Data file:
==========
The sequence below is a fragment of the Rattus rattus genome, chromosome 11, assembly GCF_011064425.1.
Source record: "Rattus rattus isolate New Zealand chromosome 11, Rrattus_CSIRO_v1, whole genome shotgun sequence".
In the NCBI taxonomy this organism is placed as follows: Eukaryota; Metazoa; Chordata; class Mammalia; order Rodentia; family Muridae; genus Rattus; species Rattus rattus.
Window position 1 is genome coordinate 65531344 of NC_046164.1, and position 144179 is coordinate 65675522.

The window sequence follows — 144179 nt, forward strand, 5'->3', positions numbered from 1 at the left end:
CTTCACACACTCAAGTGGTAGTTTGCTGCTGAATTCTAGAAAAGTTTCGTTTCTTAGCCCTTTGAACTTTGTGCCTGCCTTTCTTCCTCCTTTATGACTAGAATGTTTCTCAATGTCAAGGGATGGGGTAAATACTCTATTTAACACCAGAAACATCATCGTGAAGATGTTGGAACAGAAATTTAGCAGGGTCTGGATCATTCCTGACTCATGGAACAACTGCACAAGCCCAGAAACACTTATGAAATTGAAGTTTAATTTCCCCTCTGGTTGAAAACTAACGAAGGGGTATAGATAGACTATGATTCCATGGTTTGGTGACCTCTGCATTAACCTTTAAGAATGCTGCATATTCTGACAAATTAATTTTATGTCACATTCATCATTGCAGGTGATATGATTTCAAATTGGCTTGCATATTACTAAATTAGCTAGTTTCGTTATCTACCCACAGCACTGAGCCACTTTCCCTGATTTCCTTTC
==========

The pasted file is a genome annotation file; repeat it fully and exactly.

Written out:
The sequence below is a fragment of the Rattus rattus genome, chromosome 11, assembly GCF_011064425.1.
Source record: "Rattus rattus isolate New Zealand chromosome 11, Rrattus_CSIRO_v1, whole genome shotgun sequence".
In the NCBI taxonomy this organism is placed as follows: Eukaryota; Metazoa; Chordata; class Mammalia; order Rodentia; family Muridae; genus Rattus; species Rattus rattus.
Window position 1 is genome coordinate 65531344 of NC_046164.1, and position 144179 is coordinate 65675522.

The window sequence follows — 144179 nt, forward strand, 5'->3', positions numbered from 1 at the left end:
CTTCACACACTCAAGTGGTAGTTTGCTGCTGAATTCTAGAAAAGTTTCGTTTCTTAGCCCTTTGAACTTTGTGCCTGCCTTTCTTCCTCCTTTATGACTAGAATGTTTCTCAATGTCAAGGGATGGGGTAAATACTCTATTTAACACCAGAAACATCATCGTGAAGATGTTGGAACAGAAATTTAGCAGGGTCTGGATCATTCCTGACTCATGGAACAACTGCACAAGCCCAGAAACACTTATGAAATTGAAGTTTAATTTCCCCTCTGGTTGAAAACTAACGAAGGGGTATAGATAGACTATGATTCCATGGTTTGGTGACCTCTGCATTAACCTTTAAGAATGCTGCATATTCTGACAAATTAATTTTATGTCACATTCATCATTGCAGGTGATATGATTTCAAATTGGCTTGCATATTACTAAATTAGCTAGTTTCGTTATCTACCCACAGCACTGAGCCACTTTCCCTGATTTCCTTTC